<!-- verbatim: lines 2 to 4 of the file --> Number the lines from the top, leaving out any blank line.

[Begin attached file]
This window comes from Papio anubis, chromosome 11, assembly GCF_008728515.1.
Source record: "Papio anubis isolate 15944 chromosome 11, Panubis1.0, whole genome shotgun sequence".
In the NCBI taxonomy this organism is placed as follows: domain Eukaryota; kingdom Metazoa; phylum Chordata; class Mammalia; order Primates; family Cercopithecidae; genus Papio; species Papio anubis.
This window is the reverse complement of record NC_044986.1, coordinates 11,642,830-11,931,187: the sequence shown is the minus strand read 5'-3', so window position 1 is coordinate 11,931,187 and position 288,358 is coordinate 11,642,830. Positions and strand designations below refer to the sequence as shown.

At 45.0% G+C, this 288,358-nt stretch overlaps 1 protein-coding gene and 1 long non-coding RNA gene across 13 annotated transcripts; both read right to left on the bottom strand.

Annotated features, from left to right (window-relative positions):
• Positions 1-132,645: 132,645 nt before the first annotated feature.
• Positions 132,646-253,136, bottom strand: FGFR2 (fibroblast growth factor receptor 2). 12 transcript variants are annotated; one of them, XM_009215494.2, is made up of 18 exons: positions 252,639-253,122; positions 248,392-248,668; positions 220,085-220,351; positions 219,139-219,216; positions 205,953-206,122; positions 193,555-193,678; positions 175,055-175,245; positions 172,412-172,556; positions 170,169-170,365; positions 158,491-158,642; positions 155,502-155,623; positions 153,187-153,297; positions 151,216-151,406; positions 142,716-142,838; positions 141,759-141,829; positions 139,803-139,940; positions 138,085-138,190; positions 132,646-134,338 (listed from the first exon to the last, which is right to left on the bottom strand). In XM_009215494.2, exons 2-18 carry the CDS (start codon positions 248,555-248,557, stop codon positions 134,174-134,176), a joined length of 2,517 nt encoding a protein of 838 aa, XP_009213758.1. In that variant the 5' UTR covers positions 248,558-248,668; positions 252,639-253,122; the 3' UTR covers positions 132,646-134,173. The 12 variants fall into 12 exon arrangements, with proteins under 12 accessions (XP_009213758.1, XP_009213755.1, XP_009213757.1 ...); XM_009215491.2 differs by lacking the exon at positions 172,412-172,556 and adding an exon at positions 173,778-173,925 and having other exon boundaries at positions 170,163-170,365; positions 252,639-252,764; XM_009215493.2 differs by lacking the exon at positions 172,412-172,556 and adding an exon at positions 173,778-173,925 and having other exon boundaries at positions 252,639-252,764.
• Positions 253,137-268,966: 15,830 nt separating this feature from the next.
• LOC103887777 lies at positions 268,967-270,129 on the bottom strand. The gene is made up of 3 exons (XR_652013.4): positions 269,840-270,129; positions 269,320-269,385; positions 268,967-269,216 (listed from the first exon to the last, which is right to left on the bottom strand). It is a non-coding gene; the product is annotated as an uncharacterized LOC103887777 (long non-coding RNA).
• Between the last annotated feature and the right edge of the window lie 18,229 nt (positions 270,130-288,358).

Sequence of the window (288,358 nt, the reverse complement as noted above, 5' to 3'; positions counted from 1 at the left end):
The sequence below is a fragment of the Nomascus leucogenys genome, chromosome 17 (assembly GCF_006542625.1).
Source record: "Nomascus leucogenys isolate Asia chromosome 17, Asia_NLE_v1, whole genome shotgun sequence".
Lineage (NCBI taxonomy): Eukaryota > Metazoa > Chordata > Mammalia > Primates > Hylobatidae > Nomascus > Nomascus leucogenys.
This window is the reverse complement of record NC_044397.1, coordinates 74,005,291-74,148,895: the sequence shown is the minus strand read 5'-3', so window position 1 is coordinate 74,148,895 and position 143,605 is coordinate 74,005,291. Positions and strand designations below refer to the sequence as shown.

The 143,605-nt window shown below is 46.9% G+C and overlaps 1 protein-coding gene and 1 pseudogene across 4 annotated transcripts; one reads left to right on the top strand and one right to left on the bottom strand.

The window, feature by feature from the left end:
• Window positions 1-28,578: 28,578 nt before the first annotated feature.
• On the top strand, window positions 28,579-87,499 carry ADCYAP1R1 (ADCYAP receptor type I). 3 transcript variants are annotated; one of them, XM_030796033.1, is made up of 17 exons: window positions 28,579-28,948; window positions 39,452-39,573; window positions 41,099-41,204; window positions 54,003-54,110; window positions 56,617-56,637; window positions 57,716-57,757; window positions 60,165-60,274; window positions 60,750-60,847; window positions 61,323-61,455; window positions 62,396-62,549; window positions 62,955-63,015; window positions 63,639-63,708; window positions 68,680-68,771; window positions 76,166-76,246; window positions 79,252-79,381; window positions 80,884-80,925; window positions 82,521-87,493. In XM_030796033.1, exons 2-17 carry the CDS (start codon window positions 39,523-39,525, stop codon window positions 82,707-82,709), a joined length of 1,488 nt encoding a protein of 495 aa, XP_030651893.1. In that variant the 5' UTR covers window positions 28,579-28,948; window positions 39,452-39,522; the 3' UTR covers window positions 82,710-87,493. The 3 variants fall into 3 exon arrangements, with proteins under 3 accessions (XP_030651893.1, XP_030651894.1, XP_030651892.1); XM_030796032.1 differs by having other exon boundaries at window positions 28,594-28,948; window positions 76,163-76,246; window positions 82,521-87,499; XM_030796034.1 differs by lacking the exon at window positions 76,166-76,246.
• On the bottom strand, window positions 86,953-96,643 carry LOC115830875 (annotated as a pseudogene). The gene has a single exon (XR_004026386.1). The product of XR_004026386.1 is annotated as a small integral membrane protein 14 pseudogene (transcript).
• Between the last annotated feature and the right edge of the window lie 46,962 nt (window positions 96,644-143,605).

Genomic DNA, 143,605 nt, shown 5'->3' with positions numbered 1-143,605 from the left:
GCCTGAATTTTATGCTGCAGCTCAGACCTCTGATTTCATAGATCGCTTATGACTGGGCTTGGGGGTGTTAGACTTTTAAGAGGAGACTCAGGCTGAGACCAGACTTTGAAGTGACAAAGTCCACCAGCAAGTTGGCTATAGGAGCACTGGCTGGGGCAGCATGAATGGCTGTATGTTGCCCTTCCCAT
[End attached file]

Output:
Source record: "Papio anubis isolate 15944 chromosome 11, Panubis1.0, whole genome shotgun sequence".
In the NCBI taxonomy this organism is placed as follows: domain Eukaryota; kingdom Metazoa; phylum Chordata; class Mammalia; order Primates; family Cercopithecidae; genus Papio; species Papio anubis.
This window is the reverse complement of record NC_044986.1, coordinates 11,642,830-11,931,187: the sequence shown is the minus strand read 5'-3', so window position 1 is coordinate 11,931,187 and position 288,358 is coordinate 11,642,830. Positions and strand designations below refer to the sequence as shown.